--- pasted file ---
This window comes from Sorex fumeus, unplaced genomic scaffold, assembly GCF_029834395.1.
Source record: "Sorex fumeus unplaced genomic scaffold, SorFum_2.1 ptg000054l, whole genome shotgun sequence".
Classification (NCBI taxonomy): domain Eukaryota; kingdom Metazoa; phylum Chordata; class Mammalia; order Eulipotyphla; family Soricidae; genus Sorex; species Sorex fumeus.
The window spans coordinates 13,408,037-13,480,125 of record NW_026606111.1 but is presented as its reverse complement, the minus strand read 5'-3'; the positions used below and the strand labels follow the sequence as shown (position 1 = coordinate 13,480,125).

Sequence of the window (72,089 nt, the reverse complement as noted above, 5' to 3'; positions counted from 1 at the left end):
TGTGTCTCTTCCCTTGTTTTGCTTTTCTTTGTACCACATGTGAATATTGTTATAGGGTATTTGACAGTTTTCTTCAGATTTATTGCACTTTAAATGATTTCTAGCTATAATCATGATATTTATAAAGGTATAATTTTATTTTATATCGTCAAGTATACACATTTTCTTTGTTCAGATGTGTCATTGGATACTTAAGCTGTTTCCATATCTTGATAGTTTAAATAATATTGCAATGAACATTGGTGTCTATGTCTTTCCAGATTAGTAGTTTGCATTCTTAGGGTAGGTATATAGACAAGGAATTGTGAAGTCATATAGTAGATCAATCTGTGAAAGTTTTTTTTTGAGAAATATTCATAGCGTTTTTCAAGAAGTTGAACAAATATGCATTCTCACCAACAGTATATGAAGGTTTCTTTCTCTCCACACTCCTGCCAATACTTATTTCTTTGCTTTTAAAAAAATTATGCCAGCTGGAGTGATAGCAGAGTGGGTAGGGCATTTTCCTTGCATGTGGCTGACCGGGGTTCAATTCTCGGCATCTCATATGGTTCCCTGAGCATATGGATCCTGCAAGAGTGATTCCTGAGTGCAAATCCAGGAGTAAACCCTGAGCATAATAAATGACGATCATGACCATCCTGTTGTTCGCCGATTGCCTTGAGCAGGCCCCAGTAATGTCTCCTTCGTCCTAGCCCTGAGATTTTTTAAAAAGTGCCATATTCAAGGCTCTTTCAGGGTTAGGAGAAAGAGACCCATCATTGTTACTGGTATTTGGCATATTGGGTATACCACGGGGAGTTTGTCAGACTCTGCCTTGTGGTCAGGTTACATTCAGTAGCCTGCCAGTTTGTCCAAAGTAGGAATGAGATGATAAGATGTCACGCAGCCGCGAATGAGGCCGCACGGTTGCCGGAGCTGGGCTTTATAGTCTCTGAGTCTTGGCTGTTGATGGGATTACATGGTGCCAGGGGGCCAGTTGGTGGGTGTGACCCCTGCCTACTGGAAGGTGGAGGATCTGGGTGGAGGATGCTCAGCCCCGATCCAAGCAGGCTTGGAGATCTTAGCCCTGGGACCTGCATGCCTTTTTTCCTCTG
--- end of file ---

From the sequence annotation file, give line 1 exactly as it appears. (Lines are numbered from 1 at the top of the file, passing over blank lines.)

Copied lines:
This window comes from Sorex fumeus, unplaced genomic scaffold, assembly GCF_029834395.1.